Aside from the obvious stage to FOH mixer application, smaller “stage” snakes are a popular way to help manage cable runs on stage and keep things neat and organized. Another use of snakes is for “crosslink cables” running the signal to the PA system from one side of the stage to the other.
Many snakes have the capability to run signals from and to the stage. The “sends” are for the mic inputs to the mixer and the “returns” get the output of the mixer to the amp rack or powered loudspeakers. Larger systems may use a separate return snake for the line-level outputs to keep any crosstalk (interference from adjacent snake channels) to a minimum.
Splitter snakes provide more than one output off the send side of a snake, so the same inputs can be sent to multiple consoles (i.e., when using a separate monitor or broadcast console along with the house console). Some splitters are passive and simply hardwire a “Y” off each channel.
A better practice is to use isolation transformers to isolate each console from potential noises and hums and buzzes caused when plugging them into different power sources. In a split snake system, usually one split is hard-wired to the inputs so that the console can pass phantom power to mics and DIs.
Another version, called a “power snake,” combines a few loudspeaker lines along with the signal channels. These can work well for a small system on short runs but their use is usually limited to about 100 feet. Yet another multi-circuit version that has become popular recently is cable systems that include signal and power in one jacket. These are perfect for getting audio and AC power to a powered loudspeaker or floor wedge.
While analog cables still fill the road trunks, digital systems are starting to take over many of the audio transport duties. They offer a host of signal routing benefits that analog simply can’t match, including using a small thin cable to route multiple channels of audio. Smaller cable equals less stagehands required to lay out a digital network as opposed to large, heavy multi-core snakes.
Digital cables are also less prone to RFI and crosstalk. Networks, as we now call our digital transport systems, can offer audio almost anywhere along the line, and can easily interface with multi-track recording systems, personal monitoring rigs and broadcast trucks.
Transport networks use one of three types of cable: fiber optic, coax or Ethernet Cat-5/6. Coax cables offer up a rugged solution and are used by a few manufacturers to transport signals between stage boxes, consoles and recorders. Fiber optics offer the ability to send signals over very long distances, and because the signals travel as light, are immune to all outside electromagnetic disturbances and RFI. Ethernet Cat-5/6 cables are the most popular, found in many different systems to transport audio at distances of up to about 330 feet (100 meters). Some of these have accessories that can extend this distance.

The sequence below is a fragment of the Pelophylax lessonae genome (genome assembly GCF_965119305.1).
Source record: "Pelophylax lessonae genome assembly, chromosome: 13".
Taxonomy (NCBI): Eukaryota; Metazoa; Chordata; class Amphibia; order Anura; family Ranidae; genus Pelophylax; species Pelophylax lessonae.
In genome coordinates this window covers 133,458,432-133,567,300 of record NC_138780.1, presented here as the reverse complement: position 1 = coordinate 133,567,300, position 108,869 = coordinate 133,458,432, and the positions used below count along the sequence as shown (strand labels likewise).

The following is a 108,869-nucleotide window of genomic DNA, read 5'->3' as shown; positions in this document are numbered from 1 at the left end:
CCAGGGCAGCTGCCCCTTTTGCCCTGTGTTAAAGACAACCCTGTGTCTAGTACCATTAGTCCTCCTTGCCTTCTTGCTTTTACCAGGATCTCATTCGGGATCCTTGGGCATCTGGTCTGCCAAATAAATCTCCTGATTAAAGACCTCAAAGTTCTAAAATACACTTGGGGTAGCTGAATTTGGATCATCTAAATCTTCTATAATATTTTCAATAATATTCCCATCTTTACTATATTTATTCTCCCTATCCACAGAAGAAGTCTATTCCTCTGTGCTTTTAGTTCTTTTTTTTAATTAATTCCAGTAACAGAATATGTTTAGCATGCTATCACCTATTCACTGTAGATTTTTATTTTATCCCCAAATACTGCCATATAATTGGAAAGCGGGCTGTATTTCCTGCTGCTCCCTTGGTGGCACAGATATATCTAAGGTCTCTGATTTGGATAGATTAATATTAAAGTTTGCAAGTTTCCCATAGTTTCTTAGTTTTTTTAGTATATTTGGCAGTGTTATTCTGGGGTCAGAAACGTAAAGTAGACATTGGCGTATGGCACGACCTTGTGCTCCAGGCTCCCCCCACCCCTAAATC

A typical molded RJ45 connector (left) with an Ethercon connector.
Ethernet cables have RJ45 8-pin connectors that are stout enough for home computer use but not rugged enough for most gig uses, so they’re best replaced with rugged Ethercon connectors that surround the plastic crimp-on with a metal barrel that provides added protection in addition to better locking.
Ethernet cables come in a variety of styles. Some have solid wire conductors that offer the best performance, while others have stranded conductors that provide greater flexibility. They can be unshielded but it’s better to go with shielded in noisy environments.
Ethernet cables can also be wired in different ways. The “standard” wiring scheme runs pin 1 to pin 1, pin 2 to pin 2, etc. “Crossed over” cables wire pin 1 to pin 3, pin 2 to pin 6, pin 3 to pin 1 and pin 6 to pin 2. Before choosing an Ethernet cable, check manufacturer recommendations on which cable is recommended for interconnection of specific gear.
As noted earlier, a downside to digital transport is that there is the need for analog to digital conversion, and further, manufacturers utilize a variety of variety of different protocols that are not compatible. However, that’s been changing rapidly, as more and more devices support multiple protocols, and the Audinate Dante protocol in particular has really caught on the past few years. And, AVB (Audio/Video/Bridging) is a standard that manufacturers are also starting to embrace. The bottom line is that our job of interconnecting various gear from various manufacturers is getting easier.
Senior contributing editor Craig Leerman is the owner of Tech Works, a production company based in Las Vegas.